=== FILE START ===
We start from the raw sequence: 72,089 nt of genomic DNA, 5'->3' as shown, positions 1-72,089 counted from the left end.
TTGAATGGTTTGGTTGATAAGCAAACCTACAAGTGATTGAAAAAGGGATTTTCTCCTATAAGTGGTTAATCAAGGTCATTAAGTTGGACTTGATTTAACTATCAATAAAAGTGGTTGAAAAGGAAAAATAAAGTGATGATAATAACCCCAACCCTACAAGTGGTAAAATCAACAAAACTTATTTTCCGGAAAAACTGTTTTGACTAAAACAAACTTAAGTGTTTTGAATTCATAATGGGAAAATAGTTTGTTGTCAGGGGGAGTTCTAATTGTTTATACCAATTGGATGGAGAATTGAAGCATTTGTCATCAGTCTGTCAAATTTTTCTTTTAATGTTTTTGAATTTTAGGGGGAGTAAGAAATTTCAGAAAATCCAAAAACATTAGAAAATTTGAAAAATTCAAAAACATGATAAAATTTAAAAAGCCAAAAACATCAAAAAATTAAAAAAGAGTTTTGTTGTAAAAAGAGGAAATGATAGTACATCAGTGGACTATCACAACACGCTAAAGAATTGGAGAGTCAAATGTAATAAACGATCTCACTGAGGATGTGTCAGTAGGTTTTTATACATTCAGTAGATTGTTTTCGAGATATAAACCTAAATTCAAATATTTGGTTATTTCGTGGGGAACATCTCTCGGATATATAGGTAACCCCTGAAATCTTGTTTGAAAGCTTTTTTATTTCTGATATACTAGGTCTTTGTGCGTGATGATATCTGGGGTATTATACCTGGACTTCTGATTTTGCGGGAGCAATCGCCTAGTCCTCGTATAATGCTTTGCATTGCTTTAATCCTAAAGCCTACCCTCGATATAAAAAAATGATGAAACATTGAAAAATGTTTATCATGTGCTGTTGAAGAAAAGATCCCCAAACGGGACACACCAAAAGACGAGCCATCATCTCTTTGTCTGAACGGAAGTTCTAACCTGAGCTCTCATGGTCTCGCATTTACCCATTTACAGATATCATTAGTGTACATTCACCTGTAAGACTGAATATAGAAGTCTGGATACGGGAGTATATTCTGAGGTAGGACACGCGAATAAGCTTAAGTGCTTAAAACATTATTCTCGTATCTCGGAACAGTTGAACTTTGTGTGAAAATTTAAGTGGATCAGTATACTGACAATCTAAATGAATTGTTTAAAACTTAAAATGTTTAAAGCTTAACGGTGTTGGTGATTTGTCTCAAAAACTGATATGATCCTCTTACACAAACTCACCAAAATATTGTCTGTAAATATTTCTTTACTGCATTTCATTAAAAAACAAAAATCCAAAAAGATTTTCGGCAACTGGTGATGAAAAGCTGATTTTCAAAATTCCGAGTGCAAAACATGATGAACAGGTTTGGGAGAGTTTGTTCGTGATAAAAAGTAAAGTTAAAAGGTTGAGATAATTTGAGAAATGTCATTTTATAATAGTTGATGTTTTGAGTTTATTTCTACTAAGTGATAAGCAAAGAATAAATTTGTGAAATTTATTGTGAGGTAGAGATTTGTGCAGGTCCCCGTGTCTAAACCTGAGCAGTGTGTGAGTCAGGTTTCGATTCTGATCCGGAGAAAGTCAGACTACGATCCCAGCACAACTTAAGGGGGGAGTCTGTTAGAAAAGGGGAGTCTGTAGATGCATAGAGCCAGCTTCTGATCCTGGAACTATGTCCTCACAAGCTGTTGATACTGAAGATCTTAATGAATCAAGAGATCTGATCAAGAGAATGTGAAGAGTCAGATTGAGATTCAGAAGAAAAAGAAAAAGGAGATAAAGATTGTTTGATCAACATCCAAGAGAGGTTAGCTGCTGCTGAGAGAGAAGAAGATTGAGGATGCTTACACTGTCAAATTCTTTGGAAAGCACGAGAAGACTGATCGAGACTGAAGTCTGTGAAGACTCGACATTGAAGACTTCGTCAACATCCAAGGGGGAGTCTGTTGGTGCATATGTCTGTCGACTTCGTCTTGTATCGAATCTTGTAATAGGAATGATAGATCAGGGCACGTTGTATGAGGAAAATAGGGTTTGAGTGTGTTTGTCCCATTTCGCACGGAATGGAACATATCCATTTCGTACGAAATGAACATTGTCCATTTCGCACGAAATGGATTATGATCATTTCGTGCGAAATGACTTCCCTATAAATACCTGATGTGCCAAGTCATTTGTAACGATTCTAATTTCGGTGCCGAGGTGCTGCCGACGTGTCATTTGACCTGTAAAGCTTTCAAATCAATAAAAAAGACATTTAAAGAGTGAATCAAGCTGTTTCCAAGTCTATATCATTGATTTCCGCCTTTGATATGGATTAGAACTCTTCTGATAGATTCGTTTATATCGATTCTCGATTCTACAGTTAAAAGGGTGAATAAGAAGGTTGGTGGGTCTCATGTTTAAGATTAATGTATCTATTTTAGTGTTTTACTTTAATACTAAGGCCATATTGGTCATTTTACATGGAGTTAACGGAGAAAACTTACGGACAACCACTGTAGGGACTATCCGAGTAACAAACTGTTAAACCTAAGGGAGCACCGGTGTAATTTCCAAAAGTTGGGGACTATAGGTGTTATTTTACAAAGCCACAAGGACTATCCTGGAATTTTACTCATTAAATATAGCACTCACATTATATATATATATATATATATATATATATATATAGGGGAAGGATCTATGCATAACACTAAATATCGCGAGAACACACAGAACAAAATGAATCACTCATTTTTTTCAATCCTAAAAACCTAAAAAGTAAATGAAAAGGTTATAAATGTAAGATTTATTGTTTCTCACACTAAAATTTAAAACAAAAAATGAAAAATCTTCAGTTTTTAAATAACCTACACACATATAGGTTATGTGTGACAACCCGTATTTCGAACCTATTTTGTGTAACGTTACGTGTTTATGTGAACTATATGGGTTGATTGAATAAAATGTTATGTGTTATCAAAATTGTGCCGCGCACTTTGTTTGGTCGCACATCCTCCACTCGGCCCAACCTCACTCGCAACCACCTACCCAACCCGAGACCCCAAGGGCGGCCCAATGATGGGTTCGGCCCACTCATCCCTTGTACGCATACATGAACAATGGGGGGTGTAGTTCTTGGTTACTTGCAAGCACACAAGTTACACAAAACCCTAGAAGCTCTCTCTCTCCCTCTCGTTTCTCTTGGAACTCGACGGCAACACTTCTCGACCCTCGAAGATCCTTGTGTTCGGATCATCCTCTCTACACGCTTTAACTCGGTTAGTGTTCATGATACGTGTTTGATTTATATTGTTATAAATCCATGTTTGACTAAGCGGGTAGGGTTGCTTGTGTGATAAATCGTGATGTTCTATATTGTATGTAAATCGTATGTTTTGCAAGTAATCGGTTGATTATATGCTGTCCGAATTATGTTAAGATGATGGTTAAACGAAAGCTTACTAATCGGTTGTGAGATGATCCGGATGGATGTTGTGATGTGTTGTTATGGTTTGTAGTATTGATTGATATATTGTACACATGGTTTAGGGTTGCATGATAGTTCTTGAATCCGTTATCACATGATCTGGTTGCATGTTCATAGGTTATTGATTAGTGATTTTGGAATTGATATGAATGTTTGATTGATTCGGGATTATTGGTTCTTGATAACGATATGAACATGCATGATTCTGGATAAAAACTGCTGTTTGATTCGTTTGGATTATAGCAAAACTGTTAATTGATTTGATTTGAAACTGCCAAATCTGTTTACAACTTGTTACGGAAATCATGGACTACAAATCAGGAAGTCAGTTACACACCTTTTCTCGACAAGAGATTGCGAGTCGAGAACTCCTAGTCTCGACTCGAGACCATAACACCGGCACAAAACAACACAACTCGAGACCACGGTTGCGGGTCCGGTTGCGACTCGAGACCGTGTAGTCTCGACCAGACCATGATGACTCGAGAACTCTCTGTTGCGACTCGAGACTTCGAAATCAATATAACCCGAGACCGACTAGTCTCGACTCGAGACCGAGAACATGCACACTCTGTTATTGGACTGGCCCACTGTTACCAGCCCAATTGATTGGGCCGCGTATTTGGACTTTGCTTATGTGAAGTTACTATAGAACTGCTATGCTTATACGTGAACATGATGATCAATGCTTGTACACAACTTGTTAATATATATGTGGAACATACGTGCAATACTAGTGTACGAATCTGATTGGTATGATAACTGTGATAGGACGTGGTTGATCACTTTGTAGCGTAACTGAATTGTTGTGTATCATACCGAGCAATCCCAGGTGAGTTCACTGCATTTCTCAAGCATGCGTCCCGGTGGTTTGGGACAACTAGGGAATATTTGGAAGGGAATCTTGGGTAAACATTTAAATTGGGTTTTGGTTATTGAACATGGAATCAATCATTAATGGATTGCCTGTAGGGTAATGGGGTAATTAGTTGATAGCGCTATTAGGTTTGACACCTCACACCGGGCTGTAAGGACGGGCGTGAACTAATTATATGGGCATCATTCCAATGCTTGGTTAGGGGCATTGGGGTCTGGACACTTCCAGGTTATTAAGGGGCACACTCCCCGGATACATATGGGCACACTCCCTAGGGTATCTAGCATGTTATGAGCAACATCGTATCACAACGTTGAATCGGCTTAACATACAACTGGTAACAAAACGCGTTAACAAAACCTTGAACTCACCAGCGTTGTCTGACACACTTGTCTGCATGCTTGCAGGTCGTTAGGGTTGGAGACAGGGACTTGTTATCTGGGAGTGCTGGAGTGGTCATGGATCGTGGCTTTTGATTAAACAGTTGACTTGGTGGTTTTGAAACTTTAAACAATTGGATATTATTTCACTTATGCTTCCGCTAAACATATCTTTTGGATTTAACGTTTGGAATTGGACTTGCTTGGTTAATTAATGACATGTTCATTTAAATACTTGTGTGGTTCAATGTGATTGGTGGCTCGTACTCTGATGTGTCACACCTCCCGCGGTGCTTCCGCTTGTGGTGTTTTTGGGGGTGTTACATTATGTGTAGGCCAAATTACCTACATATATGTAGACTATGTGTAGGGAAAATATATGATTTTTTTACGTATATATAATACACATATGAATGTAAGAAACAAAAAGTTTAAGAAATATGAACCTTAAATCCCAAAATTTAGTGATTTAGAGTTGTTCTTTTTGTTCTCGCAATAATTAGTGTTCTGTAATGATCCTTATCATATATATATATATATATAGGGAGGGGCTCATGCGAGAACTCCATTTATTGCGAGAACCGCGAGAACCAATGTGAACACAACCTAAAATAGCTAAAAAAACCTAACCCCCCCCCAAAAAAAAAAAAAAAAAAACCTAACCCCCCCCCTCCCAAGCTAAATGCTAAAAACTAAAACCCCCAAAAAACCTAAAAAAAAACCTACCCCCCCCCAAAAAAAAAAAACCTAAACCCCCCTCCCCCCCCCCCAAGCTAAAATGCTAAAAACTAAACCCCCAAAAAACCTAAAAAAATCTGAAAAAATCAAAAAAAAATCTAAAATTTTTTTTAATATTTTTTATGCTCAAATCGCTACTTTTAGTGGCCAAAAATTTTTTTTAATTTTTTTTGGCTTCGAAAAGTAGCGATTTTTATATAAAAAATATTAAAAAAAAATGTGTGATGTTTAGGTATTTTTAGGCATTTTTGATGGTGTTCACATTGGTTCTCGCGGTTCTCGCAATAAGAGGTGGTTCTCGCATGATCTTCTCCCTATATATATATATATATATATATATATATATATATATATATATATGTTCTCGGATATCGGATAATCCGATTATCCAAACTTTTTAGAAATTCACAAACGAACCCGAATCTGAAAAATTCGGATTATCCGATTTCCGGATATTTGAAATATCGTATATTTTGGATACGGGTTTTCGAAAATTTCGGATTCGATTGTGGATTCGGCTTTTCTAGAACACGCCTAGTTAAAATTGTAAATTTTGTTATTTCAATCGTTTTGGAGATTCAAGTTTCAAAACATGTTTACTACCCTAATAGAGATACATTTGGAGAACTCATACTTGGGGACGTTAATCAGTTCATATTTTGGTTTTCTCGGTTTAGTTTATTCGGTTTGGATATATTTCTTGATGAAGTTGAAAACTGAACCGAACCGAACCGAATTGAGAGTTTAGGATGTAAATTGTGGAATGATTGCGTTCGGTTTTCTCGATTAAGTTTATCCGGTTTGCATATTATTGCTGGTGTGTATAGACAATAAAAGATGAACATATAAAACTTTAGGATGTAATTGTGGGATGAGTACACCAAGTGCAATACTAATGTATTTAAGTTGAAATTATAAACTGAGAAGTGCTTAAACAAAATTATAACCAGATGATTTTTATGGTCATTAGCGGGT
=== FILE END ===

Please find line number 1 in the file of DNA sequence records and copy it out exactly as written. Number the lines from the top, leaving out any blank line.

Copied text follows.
We start from the raw sequence: 72,089 nt of genomic DNA, 5'->3' as shown, positions 1-72,089 counted from the left end.